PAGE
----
SIOUX FALLS, S.D. (KELO) — COVID-19 is here to stay.

Three years after the first COVID-19 death in South Dakota, leaders with Sanford Health and Avera Health both acknowledged that while the illness has reached endemic levels, it’s not going anywhere anytime soon.

“For everything that I see, COVID is likely here to stay for at least the immediate future because this is a new illness and we’re not quite sure of what the future brings,” Dr. Joseph Segeleon, vice president and medical officer of Sanford Children’s Hospital, said Friday.

South Dakota is, of course, still seeing a level of infection but compared to 2022 and 2021, it’s much more manageable. That’s due in part to treatments available at home for patients.

“The current condition with COVID is it has reached more of what we could call an endemic level, where it’s more just within the communities much like you would think of conditions such as influenza and RSV,” Avera’s chief medical officer Kevin Post explained. “So, it will be a focus on outpatient treatment of, how do we treat our patients in a preventative way, but also a proactive way once they do become ill.”

At the start of the pandemic, so much was unknown about the respiratory illness especially when it came to treatment. Now, in addition to widely available vaccines, patients with COVID-19 can treat their symptoms at home with medications such as Paxlovid. But, Post explained, it’s important to consult with your primary care physician to see if it’s recommended based on your medical history.

“Certain conditions such as kidney conditions, things like that, you may or may not qualify,” Post said. “Also, your age or other diagnosis you may have can make you a candidate or not.”

Active cases remain low, but steady

Cases and hospitalizations may not be quite to the level they were in 2020 and 2021, but infections are still happening. The latest data from the South Dakota Department of Health (DOH) shows that there are currently 473 active cases, down from 617 the week before. There are 68 people hospitalized with the illness and deaths are up to 3,190 with nine new deaths reported this week.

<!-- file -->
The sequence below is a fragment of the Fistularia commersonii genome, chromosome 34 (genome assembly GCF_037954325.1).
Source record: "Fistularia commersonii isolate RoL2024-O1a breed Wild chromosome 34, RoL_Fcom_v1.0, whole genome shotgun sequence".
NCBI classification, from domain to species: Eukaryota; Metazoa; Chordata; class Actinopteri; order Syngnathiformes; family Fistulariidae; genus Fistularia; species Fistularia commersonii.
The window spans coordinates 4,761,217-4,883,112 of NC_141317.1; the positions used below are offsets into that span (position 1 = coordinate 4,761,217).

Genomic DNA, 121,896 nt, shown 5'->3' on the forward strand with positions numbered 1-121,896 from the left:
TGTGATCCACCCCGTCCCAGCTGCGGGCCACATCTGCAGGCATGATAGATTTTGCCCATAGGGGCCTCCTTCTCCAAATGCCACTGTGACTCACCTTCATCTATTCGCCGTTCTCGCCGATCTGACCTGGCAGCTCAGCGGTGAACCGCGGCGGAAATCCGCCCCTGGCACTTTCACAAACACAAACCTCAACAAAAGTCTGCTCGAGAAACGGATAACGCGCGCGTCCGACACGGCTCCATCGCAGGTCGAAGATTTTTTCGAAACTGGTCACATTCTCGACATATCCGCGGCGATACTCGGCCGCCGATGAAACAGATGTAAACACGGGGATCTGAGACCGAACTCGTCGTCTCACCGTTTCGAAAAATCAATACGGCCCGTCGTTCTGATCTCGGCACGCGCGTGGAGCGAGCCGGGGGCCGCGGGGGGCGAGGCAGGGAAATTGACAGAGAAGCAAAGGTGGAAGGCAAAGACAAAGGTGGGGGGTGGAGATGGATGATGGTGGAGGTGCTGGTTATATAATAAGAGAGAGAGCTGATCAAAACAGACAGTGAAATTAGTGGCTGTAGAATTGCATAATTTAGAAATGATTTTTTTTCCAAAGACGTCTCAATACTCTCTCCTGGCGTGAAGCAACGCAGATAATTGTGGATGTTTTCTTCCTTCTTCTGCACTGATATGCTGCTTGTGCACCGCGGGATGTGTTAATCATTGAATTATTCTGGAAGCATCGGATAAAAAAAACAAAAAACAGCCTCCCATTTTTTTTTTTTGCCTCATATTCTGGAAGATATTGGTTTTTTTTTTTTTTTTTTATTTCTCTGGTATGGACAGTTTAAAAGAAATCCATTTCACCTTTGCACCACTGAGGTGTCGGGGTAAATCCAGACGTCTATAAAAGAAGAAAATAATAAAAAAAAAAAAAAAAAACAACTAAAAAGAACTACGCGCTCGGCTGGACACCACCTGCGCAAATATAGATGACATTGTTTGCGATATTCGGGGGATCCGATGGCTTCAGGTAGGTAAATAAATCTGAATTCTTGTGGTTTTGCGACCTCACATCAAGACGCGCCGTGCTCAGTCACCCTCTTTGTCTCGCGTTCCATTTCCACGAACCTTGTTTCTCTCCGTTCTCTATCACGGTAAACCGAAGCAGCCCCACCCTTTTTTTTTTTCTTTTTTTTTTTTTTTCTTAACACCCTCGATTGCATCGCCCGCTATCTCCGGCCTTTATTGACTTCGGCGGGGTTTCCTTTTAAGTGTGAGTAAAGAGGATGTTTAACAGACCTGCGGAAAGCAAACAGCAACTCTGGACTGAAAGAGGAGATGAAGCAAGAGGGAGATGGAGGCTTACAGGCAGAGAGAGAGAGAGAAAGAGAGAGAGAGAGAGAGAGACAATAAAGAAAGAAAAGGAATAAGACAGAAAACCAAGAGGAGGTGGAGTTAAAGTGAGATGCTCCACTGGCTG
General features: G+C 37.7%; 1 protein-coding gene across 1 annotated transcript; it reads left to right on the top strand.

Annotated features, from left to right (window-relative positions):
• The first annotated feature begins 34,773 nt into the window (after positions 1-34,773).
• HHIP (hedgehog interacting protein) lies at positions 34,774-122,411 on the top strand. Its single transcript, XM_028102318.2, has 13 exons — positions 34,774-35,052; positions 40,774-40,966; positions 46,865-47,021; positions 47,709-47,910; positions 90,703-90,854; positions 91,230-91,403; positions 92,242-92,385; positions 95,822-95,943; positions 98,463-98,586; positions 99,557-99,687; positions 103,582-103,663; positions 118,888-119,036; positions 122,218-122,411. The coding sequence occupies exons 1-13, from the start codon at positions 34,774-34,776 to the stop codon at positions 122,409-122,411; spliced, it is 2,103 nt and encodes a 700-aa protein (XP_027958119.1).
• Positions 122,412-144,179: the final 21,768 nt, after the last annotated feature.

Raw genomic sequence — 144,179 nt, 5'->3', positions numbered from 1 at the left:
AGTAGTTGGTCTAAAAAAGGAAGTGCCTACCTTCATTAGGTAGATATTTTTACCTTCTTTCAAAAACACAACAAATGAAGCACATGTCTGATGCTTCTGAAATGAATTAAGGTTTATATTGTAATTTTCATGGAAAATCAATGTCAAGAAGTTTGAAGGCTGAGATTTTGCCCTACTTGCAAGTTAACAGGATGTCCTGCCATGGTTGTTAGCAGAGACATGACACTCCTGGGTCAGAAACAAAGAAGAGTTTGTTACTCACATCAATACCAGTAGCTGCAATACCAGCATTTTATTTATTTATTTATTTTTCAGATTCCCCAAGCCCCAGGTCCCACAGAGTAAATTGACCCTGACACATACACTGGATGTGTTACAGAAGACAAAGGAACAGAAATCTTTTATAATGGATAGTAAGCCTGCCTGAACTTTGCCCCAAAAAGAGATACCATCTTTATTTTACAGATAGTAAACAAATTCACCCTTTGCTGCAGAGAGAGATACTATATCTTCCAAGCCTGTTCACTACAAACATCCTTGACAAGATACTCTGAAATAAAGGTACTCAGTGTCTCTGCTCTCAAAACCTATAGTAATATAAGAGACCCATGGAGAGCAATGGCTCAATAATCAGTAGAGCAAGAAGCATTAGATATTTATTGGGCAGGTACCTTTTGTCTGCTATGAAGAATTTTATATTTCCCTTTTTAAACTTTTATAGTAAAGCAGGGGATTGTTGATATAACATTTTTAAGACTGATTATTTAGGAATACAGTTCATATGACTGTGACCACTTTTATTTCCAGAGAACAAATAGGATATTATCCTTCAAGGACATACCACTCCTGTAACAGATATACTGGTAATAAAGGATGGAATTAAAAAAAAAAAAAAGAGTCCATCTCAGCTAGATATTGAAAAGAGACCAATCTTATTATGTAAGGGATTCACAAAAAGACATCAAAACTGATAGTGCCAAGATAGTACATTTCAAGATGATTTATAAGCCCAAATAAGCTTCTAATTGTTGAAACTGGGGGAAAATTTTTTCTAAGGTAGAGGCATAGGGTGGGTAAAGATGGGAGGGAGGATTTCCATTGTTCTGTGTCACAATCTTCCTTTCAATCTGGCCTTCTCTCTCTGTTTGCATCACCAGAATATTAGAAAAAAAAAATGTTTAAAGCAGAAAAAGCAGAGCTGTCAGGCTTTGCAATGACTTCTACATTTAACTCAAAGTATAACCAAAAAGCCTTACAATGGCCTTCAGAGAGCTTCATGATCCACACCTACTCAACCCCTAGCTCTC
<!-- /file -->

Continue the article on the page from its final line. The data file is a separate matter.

“You could, you may say that’s secondary to our ability to immunize individuals as well as population health and the immunity that people have gained with being infected and being exposed to the virus,” Segeleon said.

Right now, there’s still a lot to be learned about COVID including whether the illness will take on a seasonality in the way that influenza does.

“We certainly know that we have increased respiratory illnesses in the cooler seasons,” Segeleon explained. “Usually, that’s because people are socializing inside. That is when we traditionally see our influenza season as well as our RSV season, although our RSV season this year was prolonged and severe. But as far as COVID goes, we continue to see persistent cases.”

That being said, Segeleon said there hasn’t been a COVID peak in a while but still, doctors are always watching and preparing for a potential surge.

Workforce issues still persist in SD nursing

Post said that they are seeing a steady level of admissions at Avera but significantly less than a year ago.

“I think COVID patients are just one segment of the capacity issues that we are feeling in health care,” Post said. “So, there’s multiple health conditions related to that. Really it is now our workforce shortage that’s leading to capacity issues, not COVID itself.”

The pandemic led many nurses to leave the industry due to burnout, increased patient loads and pay. In February, Avera Health and South Dakota State University announced a $1 million grant to expand programs at the university in hopes of addressing the shortage in rural South Dakota.

Both Post and Segeleon expressed gratitude to the frontline workers for their work over the last three years.

“I think we’ve stepped up and shown our teamwork with the ability to take care of these patients,” Segeleon said.

The pandemic also brought to light the importance and versatility of telehealth services, especially for rural patients. For Avera, Post said that they were prepared for the growth in that industry at the start of the pandemic.

“Also, I think home care, Avera at home, has really been able to care for our patients right in the comfort of their own living room so they do not only not have to go out to seek care and even avoid the complications of coming into hospitals, we can now reach them right where they are,” Post said.